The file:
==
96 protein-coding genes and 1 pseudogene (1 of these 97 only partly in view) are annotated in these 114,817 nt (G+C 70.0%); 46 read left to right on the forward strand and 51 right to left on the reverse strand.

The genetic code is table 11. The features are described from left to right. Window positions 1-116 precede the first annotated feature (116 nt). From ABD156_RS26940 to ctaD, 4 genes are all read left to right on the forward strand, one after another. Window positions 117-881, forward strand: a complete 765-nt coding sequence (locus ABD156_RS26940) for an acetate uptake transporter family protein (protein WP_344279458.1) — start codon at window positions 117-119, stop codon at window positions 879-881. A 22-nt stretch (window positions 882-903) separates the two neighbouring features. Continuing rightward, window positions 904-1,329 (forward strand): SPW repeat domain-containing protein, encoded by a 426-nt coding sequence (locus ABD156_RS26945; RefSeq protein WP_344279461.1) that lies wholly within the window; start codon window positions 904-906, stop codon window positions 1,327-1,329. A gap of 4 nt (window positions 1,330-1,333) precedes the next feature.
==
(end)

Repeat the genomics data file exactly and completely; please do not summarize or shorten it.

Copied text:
96 protein-coding genes and 1 pseudogene (1 of these 97 only partly in view) are annotated in these 114,817 nt (G+C 70.0%); 46 read left to right on the forward strand and 51 right to left on the reverse strand.

The genetic code is table 11. The features are described from left to right. Window positions 1-116 precede the first annotated feature (116 nt). From ABD156_RS26940 to ctaD, 4 genes are all read left to right on the forward strand, one after another. Window positions 117-881, forward strand: a complete 765-nt coding sequence (locus ABD156_RS26940) for an acetate uptake transporter family protein (protein WP_344279458.1) — start codon at window positions 117-119, stop codon at window positions 879-881. A 22-nt stretch (window positions 882-903) separates the two neighbouring features. Continuing rightward, window positions 904-1,329 (forward strand): SPW repeat domain-containing protein, encoded by a 426-nt coding sequence (locus ABD156_RS26945; RefSeq protein WP_344279461.1) that lies wholly within the window; start codon window positions 904-906, stop codon window positions 1,327-1,329. A gap of 4 nt (window positions 1,330-1,333) precedes the next feature.